In short, yes. All cars (both gasoline and electric) have lower fuel efficiencies at colder temperatures which decreases how far the vehicle can travel without refueling. However, because some electric vehicles (EVs) have a lower range than the typical gasoline car, these efficiency losses can be an important consideration when choosing an EV in places that have cold winters. However, current EVs are working in cold climates and new models will be even better at dealing with cold weather.
All vehicles are less efficient in cold weather
In cold weather, all cars get less efficient. For gasoline-powered cars, factors like cold engine oil and increased idling can reduce fuel economy in freezing conditions by 20% or more. Overall, electric cars are more efficient than gasoline cars because an electric motor is much more efficient in turning stored electricity into motion than an internal combustion engine is in converting the chemical energy of gasoline to mechanical energy.
You can see (or feel) this inefficiency when considering the energy lost in the form of heat that leaves a gasoline car through the tailpipe and radiator. That heat is energy from the gasoline that is wasted, and about 60% of the energy from gasoline is turned into heat, while only about 20% goes to drive the wheels. However, when temperatures dip, this “waste” heat is used to warm the cabin.
A battery electric car lacks a wasteful (but warm) engine, so an electric heating system (either resistive heater or heat pump) is needed to keep climate in the EV toasty on a chilly day. This electricity for heating will come from the same battery that’s used to power the electric drivetrain, so the effective range will drop in cold weather (assuming the driver chooses to use the heater).
Not all of the loss in range is due to the climate control system. Batteries also have lower performance as the temperature dips due to the impact of the temperature on mobility of electrons through the battery. To keep performance and reduce accelerated aging of the batteries, many EVs have a thermal management system that keeps the battery warmed (or cooled in hot temps) to an optimum temperature range. Warming the battery pack takes power that reduces range. Heating the cabin and battery combined can increase the auxiliary power load on an EV like the Nissan LEAF from below 1 kW to almost 3kW as the temp goes from 68 ºF to 10 ºF.
How to reduce the impact of cold temperatures
There are ways to reduce the impact of cold temperatures on the performance and range of EVs. One is to heat the cabin and/or battery before unplugging the car. This “preconditioning” of the EV can even be done by a smartphone or watch app on some cars. It’s similar in concept to the use of remote start systems used on gasoline cars (though without the exhaust of an idling engine). Grid electricity is used by the EV to warm the battery and interior, so that more of the car’s stored electricity can go to driving the wheels.
Electric vehicles are also getting better at cold temperature performance. For example, using high efficiency heat pumps can provide cabin heating with much less drain on the battery than a resistive heater. Other design improvements can help such as using heat from the electric motor and power control electronics to heat the battery and/or the vehicle cabin. These types of improvements have typically been found in EVs that were designed from the start to use an electric drivetrain, so we should see these more efficient features become more common as more manufacturers build “EV-only” models like the Nissan LEAF, BMW i3, and Tesla’s EVs.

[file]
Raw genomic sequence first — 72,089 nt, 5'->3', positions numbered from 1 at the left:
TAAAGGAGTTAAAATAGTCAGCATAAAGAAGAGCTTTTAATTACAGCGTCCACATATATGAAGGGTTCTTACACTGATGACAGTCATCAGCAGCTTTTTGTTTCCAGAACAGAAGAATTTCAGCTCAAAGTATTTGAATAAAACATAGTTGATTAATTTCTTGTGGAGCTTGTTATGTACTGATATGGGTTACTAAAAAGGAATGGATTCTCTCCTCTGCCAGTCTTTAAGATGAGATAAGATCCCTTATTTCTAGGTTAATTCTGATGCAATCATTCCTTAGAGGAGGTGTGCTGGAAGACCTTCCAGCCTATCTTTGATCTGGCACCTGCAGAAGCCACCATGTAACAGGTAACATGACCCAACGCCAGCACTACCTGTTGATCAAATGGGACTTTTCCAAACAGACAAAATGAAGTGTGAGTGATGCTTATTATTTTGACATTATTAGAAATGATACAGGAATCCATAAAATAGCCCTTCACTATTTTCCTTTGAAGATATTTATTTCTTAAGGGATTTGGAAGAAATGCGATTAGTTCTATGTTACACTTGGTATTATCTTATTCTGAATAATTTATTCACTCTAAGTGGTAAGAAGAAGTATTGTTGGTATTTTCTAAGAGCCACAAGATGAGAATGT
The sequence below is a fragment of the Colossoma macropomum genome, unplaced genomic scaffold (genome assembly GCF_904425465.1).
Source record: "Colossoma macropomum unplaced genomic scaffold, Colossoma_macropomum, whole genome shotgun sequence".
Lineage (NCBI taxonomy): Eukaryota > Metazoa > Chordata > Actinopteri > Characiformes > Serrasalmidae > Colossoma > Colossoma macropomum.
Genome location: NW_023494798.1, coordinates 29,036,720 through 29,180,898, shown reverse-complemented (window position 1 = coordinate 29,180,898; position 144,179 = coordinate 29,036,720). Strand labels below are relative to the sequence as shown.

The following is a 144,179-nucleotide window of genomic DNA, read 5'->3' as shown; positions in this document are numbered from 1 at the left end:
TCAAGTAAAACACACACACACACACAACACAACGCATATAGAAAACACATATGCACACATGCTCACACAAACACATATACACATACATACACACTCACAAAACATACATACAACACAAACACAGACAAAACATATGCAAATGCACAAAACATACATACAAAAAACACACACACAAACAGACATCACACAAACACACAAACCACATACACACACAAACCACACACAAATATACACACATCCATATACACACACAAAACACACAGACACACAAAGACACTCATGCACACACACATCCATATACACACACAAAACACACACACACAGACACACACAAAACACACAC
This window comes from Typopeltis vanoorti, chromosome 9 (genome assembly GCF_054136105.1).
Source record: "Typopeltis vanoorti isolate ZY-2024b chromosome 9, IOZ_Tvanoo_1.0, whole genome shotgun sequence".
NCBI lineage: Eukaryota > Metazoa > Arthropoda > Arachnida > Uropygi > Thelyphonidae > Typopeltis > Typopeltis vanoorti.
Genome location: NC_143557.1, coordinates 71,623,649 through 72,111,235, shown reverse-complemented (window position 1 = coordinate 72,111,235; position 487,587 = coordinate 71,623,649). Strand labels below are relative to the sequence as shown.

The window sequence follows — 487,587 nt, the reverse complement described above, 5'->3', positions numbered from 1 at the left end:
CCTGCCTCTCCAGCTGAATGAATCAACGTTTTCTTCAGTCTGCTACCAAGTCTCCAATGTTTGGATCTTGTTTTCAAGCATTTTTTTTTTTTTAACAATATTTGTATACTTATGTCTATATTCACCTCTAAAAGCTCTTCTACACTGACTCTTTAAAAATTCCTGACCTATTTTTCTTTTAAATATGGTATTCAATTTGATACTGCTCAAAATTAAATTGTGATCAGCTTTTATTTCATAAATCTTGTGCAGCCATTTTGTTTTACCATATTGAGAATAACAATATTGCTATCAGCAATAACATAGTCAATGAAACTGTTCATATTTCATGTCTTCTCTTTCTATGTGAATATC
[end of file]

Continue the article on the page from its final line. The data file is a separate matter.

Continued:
Do EVs work in the real world for people in cold climates?
The EV fleet management company Fleet Carma has tracked trips in the Nissan LEAF in Canada and the U.S. and found that overall, range drops from close to 80 miles in shirtsleeve weather to 50-60 miles when driven in below freezing conditions. This is a noticeable drop, but still leaves enough range for many drivers.
For example, our survey of U.S. drivers found that 54% reported daily driving of less than 40 miles and 69% drive less than 60 miles on the average day. For a longer range EV, like the Tesla Model S or Chevrolet Bolt the impact of cold weather is likely to be less of an issue. These cars have more total range available, so loss of range will impact driving utility less and have ample battery capacity to run both the motor and heaters for extended drives. For example, Tesla reports that their Model S 70D model loses about 19% range when driving in 0 degree Fahrenheit weather with the heater on, reducing the range to 195 miles.
If they work in Norway, EVs can handle our winters
To see if EVs work in cold weather, one can look at the example of Norway. Norway’s generous incentives for EVs has made electric vehicles popular in this Nordic country. Over 200,000 EVs have been sold in Norway through 2017, and EVs made up over 39 percent of all new cars sold in the country in 2017.
Subsidies are a major reason for these high EV sales rates, but drivers wouldn’t be picking these cars if they didn’t work for their driving needs. Not only Norwegians pick EVs, but also many of them choose shorter range EVs from Nissan and Volkswagen, despite the sub-freezing average winter temperatures. EVs are also working closer to home in colder climates like Canada and Vermont. In fact, one Chevrolet dealer in Quebec moved his dealership to selling mostly Chevy Volt plug-in hybrids.
Cold weather impacts EV performance, but an electric vehicle can be a good choice for many Americans, even those in the northern reaches of the country. And in the Northwest and Northeast states, EV drivers can access some of the cleanest electricity in the country, greatly reducing emissions from driving. Affordable longer range EVs will make cold weather even less of an issue, but even today’s EVs are working all year round in every state in the nation.